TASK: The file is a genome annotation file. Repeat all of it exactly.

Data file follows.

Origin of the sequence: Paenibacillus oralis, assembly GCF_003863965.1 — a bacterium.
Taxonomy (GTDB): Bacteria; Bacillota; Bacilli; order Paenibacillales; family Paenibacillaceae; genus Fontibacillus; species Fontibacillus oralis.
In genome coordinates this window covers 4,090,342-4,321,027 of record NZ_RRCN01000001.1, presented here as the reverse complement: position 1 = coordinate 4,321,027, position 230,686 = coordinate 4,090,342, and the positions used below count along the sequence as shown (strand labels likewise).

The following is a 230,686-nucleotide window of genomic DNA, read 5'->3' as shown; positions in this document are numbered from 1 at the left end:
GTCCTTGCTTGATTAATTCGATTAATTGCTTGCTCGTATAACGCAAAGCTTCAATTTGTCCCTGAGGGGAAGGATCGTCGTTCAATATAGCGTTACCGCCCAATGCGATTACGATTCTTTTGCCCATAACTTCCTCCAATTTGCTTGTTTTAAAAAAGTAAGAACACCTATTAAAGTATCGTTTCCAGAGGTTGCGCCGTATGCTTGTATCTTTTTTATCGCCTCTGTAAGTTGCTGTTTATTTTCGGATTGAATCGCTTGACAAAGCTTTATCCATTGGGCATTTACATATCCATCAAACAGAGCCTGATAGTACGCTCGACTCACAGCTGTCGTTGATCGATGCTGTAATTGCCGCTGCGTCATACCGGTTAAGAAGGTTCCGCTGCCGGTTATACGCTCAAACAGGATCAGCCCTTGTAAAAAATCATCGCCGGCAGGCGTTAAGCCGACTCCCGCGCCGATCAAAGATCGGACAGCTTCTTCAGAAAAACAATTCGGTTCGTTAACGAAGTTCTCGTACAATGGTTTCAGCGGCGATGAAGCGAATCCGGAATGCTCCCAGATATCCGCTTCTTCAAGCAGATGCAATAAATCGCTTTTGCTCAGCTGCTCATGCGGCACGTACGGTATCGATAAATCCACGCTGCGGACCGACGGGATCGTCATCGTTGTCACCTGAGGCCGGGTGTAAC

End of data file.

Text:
Origin of the sequence: Paenibacillus oralis, assembly GCF_003863965.1 — a bacterium.
Taxonomy (GTDB): Bacteria; Bacillota; Bacilli; order Paenibacillales; family Paenibacillaceae; genus Fontibacillus; species Fontibacillus oralis.
In genome coordinates this window covers 4,090,342-4,321,027 of record NZ_RRCN01000001.1, presented here as the reverse complement: position 1 = coordinate 4,321,027, position 230,686 = coordinate 4,090,342, and the positions used below count along the sequence as shown (strand labels likewise).

The following is a 230,686-nucleotide window of genomic DNA, read 5'->3' as shown; positions in this document are numbered from 1 at the left end:
GTCCTTGCTTGATTAATTCGATTAATTGCTTGCTCGTATAACGCAAAGCTTCAATTTGTCCCTGAGGGGAAGGATCGTCGTTCAATATAGCGTTACCGCCCAATGCGATTACGATTCTTTTGCCCATAACTTCCTCCAATTTGCTTGTTTTAAAAAAGTAAGAACACCTATTAAAGTATCGTTTCCAGAGGTTGCGCCGTATGCTTGTATCTTTTTTATCGCCTCTGTAAGTTGCTGTTTATTTTCGGATTGAATCGCTTGACAAAGCTTTATCCATTGGGCATTTACATATCCATCAAACAGAGCCTGATAGTACGCTCGACTCACAGCTGTCGTTGATCGATGCTGTAATTGCCGCTGCGTCATACCGGTTAAGAAGGTTCCGCTGCCGGTTATACGCTCAAACAGGATCAGCCCTTGTAAAAAATCATCGCCGGCAGGCGTTAAGCCGACTCCCGCGCCGATCAAAGATCGGACAGCTTCTTCAGAAAAACAATTCGGTTCGTTAACGAAGTTCTCGTACAATGGTTTCAGCGGCGATGAAGCGAATCCGGAATGCTCCCAGATATCCGCTTCTTCAAGCAGATGCAATAAATCGCTTTTGCTCAGCTGCTCATGCGGCACGTACGGTATCGATAAATCCACGCTGCGGACCGACGGGATCGTCATCGTTGTCACCTGAGGCCGGGTGTAAC